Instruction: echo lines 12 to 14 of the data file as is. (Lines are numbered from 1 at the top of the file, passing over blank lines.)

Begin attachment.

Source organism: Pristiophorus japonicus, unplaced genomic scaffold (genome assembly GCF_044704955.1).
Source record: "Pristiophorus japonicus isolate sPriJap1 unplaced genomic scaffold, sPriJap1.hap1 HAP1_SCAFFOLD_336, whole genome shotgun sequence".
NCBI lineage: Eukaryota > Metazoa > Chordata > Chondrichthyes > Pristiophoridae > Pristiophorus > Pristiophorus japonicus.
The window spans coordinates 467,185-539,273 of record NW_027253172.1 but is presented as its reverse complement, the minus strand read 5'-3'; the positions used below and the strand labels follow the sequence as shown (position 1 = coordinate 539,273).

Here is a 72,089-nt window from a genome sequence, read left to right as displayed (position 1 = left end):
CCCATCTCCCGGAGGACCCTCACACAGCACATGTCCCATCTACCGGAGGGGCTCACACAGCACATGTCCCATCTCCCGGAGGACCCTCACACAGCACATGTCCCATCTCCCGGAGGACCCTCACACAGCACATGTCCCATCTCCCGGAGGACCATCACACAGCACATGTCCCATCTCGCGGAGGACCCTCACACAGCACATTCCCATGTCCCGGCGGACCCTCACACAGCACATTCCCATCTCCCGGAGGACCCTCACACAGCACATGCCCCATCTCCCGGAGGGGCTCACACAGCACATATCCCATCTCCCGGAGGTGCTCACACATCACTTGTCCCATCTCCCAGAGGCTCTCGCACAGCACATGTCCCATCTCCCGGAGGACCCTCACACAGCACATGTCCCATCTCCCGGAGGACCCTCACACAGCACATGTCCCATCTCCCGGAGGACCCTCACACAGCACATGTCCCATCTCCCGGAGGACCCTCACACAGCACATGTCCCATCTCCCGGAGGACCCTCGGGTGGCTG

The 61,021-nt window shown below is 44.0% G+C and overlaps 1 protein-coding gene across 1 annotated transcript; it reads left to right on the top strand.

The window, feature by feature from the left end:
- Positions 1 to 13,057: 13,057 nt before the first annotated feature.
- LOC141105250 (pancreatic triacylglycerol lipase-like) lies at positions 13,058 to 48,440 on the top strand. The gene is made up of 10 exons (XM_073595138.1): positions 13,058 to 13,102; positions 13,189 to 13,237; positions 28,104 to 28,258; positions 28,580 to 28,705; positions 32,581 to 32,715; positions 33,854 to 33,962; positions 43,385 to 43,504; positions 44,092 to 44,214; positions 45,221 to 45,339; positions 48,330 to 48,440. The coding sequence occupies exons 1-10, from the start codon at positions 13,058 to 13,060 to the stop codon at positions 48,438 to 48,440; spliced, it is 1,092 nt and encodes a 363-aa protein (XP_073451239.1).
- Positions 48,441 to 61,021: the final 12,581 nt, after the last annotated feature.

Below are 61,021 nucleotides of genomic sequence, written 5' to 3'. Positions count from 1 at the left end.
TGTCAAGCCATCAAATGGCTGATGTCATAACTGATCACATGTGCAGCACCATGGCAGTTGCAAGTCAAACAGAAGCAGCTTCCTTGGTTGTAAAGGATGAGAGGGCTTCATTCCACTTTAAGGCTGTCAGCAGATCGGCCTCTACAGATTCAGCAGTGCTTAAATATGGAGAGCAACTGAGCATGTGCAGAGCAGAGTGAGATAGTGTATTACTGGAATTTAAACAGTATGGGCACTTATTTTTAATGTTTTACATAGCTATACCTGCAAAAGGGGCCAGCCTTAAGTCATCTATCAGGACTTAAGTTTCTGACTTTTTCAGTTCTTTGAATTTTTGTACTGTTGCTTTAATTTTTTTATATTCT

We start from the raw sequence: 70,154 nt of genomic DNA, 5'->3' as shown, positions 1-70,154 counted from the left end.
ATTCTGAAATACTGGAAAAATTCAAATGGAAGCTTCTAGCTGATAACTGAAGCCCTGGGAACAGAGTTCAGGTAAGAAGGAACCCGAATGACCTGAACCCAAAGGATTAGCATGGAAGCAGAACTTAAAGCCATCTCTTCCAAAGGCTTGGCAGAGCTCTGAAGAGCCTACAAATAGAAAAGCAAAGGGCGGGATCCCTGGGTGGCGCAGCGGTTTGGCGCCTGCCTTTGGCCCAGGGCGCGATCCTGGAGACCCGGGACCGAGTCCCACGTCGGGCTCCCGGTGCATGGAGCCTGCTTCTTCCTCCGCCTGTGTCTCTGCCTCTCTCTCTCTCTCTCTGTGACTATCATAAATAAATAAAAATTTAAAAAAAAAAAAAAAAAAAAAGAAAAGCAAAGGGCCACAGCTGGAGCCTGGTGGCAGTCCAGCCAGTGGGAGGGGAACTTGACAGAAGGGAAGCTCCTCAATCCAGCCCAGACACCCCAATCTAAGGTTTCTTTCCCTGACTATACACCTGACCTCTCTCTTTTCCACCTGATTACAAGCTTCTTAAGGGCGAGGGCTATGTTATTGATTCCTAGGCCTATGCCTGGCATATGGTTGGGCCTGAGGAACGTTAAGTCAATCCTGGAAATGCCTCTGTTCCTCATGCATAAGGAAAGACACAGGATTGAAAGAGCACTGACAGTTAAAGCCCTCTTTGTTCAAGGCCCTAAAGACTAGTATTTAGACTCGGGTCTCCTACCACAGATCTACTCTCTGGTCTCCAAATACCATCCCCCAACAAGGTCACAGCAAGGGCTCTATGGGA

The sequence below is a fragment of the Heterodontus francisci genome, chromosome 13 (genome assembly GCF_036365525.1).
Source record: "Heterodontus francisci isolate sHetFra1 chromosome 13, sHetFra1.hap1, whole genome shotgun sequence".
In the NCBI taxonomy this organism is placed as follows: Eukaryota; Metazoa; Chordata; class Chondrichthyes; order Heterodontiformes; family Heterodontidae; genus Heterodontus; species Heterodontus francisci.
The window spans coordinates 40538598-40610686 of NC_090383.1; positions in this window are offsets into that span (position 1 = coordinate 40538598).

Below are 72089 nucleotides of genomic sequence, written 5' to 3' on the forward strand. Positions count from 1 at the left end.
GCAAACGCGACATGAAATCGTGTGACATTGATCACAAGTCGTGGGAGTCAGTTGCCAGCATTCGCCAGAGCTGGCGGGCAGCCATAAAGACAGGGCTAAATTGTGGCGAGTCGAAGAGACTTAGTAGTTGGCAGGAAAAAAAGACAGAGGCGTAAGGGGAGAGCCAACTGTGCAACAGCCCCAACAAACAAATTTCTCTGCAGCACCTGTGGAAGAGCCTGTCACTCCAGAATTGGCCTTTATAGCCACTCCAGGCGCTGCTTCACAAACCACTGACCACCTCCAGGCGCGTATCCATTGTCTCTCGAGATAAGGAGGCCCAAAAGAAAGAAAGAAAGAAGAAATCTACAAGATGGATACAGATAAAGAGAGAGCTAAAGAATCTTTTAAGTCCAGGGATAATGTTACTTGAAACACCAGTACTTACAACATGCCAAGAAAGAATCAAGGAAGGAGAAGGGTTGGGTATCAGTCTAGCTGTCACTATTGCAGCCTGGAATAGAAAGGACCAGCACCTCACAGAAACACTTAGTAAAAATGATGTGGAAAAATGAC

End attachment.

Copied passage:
Below are 61,021 nucleotides of genomic sequence, written 5' to 3'. Positions count from 1 at the left end.
TGTCAAGCCATCAAATGGCTGATGTCATAACTGATCACATGTGCAGCACCATGGCAGTTGCAAGTCAAACAGAAGCAGCTTCCTTGGTTGTAAAGGATGAGAGGGCTTCATTCCACTTTAAGGCTGTCAGCAGATCGGCCTCTACAGATTCAGCAGTGCTTAAATATGGAGAGCAACTGAGCATGTGCAGAGCAGAGTGAGATAGTGTATTACTGGAATTTAAACAGTATGGGCACTTATTTTTAATGTTTTACATAGCTATACCTGCAAAAGGGGCCAGCCTTAAGTCATCTATCAGGACTTAAGTTTCTGACTTTTTCAGTTCTTTGAATTTTTGTACTGTTGCTTTAATTTTTTTATATTCT

We start from the raw sequence: 70,154 nt of genomic DNA, 5'->3' as shown, positions 1-70,154 counted from the left end.